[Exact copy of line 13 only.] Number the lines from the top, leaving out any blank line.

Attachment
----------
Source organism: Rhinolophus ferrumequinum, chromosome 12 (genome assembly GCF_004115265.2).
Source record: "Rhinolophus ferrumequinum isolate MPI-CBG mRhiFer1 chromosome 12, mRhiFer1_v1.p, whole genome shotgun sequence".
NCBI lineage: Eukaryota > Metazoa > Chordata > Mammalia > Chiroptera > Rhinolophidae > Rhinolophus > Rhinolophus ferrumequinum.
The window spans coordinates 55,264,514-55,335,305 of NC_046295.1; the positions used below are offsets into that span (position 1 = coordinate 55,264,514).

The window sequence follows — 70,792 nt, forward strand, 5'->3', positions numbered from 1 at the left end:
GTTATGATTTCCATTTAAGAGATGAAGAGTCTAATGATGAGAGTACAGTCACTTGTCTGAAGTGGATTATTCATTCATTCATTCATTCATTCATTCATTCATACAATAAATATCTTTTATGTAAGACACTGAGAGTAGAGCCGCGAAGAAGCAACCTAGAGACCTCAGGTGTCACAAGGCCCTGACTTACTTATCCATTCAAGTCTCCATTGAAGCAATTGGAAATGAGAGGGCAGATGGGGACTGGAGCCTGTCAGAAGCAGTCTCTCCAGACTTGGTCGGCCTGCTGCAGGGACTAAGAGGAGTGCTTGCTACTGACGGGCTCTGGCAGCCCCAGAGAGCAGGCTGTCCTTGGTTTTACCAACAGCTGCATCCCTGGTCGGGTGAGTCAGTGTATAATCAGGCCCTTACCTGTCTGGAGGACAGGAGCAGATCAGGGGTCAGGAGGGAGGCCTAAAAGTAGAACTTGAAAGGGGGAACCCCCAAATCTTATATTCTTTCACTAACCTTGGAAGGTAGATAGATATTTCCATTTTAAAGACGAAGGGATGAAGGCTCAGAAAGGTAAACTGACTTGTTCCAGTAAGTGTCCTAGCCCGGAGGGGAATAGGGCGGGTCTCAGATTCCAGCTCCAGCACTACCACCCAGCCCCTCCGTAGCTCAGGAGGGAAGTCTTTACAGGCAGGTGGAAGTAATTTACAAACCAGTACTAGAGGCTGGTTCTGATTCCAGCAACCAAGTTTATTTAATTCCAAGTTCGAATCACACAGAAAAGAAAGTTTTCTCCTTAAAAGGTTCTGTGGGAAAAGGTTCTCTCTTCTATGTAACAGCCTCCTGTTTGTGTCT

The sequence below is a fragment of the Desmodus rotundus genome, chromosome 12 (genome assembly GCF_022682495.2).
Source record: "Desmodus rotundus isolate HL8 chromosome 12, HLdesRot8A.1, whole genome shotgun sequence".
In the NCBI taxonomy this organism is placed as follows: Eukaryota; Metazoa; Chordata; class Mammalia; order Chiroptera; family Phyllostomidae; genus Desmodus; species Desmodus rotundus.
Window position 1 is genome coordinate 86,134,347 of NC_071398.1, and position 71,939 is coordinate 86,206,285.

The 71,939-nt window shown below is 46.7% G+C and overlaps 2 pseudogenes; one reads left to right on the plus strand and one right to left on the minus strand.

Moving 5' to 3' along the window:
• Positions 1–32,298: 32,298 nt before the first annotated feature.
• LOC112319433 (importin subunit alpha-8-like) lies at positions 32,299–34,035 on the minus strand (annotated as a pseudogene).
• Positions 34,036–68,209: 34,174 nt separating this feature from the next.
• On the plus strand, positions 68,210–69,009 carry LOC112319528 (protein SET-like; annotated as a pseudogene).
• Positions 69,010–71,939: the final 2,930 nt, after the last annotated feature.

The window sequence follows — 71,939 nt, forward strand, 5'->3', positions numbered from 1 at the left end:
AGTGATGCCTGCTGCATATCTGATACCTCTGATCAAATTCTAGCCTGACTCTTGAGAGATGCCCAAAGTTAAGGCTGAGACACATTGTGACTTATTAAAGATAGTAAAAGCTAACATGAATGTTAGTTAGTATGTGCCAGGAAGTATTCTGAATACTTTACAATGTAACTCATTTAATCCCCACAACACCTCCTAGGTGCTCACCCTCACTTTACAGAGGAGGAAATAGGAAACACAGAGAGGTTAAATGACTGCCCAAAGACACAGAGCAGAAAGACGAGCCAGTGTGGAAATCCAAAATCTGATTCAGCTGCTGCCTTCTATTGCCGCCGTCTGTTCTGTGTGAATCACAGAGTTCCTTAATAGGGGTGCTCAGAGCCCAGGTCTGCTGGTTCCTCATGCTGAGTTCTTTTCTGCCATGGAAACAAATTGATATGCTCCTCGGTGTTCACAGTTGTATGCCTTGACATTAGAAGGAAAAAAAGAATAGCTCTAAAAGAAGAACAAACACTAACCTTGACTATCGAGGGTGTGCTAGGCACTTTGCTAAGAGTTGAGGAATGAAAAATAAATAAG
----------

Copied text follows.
• Positions 1–32,298: 32,298 nt before the first annotated feature.